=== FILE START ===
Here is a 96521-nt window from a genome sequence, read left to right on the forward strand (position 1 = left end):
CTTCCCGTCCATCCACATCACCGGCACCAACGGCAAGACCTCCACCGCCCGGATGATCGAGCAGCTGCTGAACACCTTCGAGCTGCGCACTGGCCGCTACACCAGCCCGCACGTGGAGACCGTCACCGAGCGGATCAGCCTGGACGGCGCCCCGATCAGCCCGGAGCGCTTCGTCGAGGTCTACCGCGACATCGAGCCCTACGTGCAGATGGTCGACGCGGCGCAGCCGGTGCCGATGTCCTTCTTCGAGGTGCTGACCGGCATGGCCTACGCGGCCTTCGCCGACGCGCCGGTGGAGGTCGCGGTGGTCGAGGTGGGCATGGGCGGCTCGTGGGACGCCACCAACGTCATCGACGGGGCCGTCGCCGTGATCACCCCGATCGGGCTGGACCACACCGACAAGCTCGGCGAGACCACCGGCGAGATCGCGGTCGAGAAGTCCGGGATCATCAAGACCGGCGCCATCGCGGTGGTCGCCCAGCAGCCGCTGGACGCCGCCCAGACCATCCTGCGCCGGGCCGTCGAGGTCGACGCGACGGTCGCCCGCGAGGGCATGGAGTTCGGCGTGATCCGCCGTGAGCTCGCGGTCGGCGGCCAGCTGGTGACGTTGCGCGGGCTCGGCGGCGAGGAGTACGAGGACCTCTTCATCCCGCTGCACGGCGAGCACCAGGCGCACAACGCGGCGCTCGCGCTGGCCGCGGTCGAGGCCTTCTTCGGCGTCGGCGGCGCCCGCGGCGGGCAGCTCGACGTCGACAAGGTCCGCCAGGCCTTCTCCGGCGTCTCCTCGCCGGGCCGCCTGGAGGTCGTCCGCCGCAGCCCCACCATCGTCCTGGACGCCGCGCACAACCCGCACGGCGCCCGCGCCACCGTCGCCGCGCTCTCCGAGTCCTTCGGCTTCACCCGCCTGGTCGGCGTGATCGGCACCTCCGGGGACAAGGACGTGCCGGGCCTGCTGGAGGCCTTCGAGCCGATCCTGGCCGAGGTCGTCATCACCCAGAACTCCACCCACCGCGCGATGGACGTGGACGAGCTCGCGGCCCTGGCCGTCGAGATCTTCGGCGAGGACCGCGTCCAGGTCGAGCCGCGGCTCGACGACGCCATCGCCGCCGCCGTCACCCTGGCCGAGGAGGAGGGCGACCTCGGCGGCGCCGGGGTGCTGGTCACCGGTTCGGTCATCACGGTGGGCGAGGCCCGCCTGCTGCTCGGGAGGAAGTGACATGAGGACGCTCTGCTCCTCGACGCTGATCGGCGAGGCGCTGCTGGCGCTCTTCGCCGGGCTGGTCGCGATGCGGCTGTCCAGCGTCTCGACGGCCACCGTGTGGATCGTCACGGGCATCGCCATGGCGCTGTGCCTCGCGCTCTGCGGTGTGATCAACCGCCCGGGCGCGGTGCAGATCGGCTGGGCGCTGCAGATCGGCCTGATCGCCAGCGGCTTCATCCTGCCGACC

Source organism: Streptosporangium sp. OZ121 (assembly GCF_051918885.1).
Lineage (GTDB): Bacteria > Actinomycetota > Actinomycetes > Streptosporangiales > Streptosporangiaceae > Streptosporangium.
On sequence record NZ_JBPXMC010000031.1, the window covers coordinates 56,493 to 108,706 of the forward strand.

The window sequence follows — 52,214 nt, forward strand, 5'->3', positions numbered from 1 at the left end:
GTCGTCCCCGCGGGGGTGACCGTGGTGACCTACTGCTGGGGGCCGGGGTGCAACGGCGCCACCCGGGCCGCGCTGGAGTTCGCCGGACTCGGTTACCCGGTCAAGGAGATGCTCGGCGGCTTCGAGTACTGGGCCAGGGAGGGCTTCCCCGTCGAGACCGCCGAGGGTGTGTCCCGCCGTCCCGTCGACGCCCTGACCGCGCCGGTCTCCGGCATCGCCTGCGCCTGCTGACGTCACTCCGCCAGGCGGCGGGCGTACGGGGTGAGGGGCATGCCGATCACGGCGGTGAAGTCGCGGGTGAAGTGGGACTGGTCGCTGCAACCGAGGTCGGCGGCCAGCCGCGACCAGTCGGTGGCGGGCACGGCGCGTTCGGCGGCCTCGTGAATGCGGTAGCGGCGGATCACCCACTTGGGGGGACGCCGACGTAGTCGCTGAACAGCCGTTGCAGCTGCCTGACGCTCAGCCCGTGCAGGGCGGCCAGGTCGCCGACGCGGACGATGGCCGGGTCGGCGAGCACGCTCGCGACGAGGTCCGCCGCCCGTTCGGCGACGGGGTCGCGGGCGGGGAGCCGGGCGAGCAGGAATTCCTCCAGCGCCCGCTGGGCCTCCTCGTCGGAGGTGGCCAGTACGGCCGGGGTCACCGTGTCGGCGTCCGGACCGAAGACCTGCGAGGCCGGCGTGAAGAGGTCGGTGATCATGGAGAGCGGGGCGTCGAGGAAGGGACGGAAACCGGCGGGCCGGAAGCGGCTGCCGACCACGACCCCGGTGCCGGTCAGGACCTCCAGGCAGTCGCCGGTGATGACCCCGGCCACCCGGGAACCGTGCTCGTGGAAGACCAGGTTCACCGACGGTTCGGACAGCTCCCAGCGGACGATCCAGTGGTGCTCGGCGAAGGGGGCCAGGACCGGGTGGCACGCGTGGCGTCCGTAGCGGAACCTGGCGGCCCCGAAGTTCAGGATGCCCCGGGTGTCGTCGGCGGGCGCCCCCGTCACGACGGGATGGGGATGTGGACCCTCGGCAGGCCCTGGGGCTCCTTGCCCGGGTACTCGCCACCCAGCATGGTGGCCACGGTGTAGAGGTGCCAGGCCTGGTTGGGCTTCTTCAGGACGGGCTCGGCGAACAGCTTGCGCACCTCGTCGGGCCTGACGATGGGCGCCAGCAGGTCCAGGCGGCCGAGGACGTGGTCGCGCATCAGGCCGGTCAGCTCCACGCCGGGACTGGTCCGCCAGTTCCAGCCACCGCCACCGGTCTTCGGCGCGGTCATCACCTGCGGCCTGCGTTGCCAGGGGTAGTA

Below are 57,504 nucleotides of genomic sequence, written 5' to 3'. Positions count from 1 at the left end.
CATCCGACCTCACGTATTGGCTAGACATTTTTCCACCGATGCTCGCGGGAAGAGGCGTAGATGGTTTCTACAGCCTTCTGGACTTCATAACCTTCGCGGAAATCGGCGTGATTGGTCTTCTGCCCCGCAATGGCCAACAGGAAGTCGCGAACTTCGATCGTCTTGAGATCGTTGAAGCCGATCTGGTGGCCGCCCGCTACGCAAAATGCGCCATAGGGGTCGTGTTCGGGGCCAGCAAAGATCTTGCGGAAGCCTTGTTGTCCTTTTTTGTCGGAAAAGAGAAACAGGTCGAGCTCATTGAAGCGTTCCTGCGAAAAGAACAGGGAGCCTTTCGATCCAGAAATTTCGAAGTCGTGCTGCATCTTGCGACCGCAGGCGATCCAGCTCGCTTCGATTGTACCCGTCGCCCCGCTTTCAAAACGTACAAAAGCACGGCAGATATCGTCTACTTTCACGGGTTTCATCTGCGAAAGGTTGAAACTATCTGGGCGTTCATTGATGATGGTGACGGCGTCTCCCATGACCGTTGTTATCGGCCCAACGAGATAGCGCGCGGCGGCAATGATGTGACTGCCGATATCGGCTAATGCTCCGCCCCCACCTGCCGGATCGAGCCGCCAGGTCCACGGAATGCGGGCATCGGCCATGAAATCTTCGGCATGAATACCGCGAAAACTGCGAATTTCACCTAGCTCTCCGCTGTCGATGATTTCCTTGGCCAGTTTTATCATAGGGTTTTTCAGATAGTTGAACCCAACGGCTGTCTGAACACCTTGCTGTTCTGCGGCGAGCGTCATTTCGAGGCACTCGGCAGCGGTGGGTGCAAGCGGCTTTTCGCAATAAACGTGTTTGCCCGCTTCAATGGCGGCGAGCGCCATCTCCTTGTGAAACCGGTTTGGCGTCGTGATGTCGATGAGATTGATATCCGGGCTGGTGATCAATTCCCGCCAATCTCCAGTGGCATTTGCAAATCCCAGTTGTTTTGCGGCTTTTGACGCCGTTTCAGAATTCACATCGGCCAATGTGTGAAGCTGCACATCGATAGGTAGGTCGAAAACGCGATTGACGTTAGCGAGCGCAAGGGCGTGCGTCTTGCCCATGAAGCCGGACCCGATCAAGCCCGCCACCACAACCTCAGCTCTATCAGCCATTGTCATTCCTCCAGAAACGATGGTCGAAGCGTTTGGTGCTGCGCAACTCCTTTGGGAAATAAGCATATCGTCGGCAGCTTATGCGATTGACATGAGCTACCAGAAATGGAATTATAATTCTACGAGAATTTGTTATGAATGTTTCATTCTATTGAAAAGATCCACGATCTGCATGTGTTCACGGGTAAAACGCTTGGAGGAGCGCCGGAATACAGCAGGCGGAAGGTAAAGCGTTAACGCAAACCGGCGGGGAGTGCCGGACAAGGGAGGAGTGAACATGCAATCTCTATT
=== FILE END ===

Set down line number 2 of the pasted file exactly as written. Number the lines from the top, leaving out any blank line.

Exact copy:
CTTCCCGTCCATCCACATCACCGGCACCAACGGCAAGACCTCCACCGCCCGGATGATCGAGCAGCTGCTGAACACCTTCGAGCTGCGCACTGGCCGCTACACCAGCCCGCACGTGGAGACCGTCACCGAGCGGATCAGCCTGGACGGCGCCCCGATCAGCCCGGAGCGCTTCGTCGAGGTCTACCGCGACATCGAGCCCTACGTGCAGATGGTCGACGCGGCGCAGCCGGTGCCGATGTCCTTCTTCGAGGTGCTGACCGGCATGGCCTACGCGGCCTTCGCCGACGCGCCGGTGGAGGTCGCGGTGGTCGAGGTGGGCATGGGCGGCTCGTGGGACGCCACCAACGTCATCGACGGGGCCGTCGCCGTGATCACCCCGATCGGGCTGGACCACACCGACAAGCTCGGCGAGACCACCGGCGAGATCGCGGTCGAGAAGTCCGGGATCATCAAGACCGGCGCCATCGCGGTGGTCGCCCAGCAGCCGCTGGACGCCGCCCAGACCATCCTGCGCCGGGCCGTCGAGGTCGACGCGACGGTCGCCCGCGAGGGCATGGAGTTCGGCGTGATCCGCCGTGAGCTCGCGGTCGGCGGCCAGCTGGTGACGTTGCGCGGGCTCGGCGGCGAGGAGTACGAGGACCTCTTCATCCCGCTGCACGGCGAGCACCAGGCGCACAACGCGGCGCTCGCGCTGGCCGCGGTCGAGGCCTTCTTCGGCGTCGGCGGCGCCCGCGGCGGGCAGCTCGACGTCGACAAGGTCCGCCAGGCCTTCTCCGGCGTCTCCTCGCCGGGCCGCCTGGAGGTCGTCCGCCGCAGCCCCACCATCGTCCTGGACGCCGCGCACAACCCGCACGGCGCCCGCGCCACCGTCGCCGCGCTCTCCGAGTCCTTCGGCTTCACCCGCCTGGTCGGCGTGATCGGCACCTCCGGGGACAAGGACGTGCCGGGCCTGCTGGAGGCCTTCGAGCCGATCCTGGCCGAGGTCGTCATCACCCAGAACTCCACCCACCGCGCGATGGACGTGGACGAGCTCGCGGCCCTGGCCGTCGAGATCTTCGGCGAGGACCGCGTCCAGGTCGAGCCGCGGCTCGACGACGCCATCGCCGCCGCCGTCACCCTGGCCGAGGAGGAGGGCGACCTCGGCGGCGCCGGGGTGCTGGTCACCGGTTCGGTCATCACGGTGGGCGAGGCCCGCCTGCTGCTCGGGAGGAAGTGACATGAGGACGCTCTGCTCCTCGACGCTGATCGGCGAGGCGCTGCTGGCGCTCTTCGCCGGGCTGGTCGCGATGCGGCTGTCCAGCGTCTCGACGGCCACCGTGTGGATCGTCACGGGCATCGCCATGGCGCTGTGCCTCGCGCTCTGCGGTGTGATCAACCGCCCGGGCGCGGTGCAGATCGGCTGGGCGCTGCAGATCGGCCTGATCGCCAGCGGCTTCATCCTGCCGACC